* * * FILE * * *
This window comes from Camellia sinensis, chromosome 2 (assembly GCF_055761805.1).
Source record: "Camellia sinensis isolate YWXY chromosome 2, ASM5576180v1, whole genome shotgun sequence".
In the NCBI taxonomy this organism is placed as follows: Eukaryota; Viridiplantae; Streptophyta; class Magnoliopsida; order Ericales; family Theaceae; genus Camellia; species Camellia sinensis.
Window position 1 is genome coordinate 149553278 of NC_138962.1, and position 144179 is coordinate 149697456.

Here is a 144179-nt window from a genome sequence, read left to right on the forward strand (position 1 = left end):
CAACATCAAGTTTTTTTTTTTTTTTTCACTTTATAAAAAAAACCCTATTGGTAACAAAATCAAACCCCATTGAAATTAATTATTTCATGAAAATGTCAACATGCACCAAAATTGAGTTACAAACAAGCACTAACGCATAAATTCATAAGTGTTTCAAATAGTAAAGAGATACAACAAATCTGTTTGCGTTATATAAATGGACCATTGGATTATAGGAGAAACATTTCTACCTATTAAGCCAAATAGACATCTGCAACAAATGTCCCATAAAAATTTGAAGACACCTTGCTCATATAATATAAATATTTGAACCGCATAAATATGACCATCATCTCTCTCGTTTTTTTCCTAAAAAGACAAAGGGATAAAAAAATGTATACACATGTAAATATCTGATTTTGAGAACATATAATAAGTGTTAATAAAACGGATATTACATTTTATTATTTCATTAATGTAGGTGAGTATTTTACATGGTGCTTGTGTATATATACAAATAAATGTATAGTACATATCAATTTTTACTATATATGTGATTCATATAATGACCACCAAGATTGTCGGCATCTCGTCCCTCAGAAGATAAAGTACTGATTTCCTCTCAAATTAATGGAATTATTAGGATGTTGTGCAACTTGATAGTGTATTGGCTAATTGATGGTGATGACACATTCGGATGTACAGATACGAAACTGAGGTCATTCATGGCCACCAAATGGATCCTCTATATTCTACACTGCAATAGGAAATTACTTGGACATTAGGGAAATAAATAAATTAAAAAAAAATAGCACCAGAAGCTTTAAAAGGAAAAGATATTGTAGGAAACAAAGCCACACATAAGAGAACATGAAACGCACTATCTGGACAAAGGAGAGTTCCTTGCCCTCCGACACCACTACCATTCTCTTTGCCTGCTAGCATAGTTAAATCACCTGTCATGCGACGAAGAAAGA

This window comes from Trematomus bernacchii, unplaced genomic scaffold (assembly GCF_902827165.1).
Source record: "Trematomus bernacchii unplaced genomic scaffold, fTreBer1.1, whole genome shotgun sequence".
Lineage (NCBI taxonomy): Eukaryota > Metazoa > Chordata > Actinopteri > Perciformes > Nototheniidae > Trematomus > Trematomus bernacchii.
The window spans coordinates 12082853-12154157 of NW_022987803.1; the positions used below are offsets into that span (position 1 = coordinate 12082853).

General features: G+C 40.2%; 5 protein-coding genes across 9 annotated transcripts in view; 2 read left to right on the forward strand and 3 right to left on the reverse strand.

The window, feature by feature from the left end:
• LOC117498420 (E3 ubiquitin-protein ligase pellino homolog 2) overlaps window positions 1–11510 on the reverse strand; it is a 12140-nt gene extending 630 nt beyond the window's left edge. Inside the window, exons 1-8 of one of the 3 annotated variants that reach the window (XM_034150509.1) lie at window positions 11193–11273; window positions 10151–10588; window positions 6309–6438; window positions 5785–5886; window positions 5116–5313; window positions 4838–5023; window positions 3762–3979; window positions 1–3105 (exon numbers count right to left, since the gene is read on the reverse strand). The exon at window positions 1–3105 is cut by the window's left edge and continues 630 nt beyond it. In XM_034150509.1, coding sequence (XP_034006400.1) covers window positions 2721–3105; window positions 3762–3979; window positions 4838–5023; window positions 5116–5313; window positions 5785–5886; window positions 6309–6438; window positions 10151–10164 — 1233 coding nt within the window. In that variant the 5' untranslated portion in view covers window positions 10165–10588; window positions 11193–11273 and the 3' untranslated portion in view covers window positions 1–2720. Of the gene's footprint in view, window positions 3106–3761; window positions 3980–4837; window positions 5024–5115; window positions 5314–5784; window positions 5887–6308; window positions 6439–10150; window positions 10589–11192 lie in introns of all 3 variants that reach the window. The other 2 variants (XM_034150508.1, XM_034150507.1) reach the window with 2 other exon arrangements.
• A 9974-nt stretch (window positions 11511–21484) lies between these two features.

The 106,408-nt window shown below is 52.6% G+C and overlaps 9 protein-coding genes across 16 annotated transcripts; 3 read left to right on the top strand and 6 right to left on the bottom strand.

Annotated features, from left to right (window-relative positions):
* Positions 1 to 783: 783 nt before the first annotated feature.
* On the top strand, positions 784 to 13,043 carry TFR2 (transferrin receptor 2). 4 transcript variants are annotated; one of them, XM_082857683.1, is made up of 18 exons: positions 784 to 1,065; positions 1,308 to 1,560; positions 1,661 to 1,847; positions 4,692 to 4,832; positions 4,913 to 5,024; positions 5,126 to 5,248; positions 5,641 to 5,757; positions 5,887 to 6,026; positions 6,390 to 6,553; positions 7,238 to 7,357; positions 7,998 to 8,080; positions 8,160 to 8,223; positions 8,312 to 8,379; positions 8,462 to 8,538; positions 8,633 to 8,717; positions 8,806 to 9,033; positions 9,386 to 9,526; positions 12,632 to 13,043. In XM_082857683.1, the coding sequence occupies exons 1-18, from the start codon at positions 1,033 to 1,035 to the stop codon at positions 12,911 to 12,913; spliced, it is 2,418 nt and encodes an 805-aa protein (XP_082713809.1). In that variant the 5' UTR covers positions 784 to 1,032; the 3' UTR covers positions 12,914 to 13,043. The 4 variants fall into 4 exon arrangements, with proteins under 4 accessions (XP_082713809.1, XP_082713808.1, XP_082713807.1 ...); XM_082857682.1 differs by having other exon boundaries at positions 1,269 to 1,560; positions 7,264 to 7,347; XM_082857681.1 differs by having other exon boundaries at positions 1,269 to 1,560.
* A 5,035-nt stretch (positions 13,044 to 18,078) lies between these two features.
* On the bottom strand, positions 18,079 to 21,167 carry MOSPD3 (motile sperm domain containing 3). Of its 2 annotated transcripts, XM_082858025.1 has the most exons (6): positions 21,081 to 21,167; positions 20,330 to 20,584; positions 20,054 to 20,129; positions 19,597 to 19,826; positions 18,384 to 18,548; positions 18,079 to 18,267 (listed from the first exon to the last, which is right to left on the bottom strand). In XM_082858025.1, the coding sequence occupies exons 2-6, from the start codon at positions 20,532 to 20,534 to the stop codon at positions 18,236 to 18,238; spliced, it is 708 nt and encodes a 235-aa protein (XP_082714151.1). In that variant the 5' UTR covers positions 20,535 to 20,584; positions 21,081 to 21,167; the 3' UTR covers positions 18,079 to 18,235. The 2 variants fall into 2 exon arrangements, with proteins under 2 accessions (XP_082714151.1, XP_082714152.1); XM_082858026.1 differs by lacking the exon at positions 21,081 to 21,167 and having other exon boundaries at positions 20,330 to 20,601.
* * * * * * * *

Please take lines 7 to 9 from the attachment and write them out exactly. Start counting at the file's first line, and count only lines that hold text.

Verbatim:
This window comes from Trematomus bernacchii, unplaced genomic scaffold (assembly GCF_902827165.1).
Source record: "Trematomus bernacchii unplaced genomic scaffold, fTreBer1.1, whole genome shotgun sequence".
Lineage (NCBI taxonomy): Eukaryota > Metazoa > Chordata > Actinopteri > Perciformes > Nototheniidae > Trematomus > Trematomus bernacchii.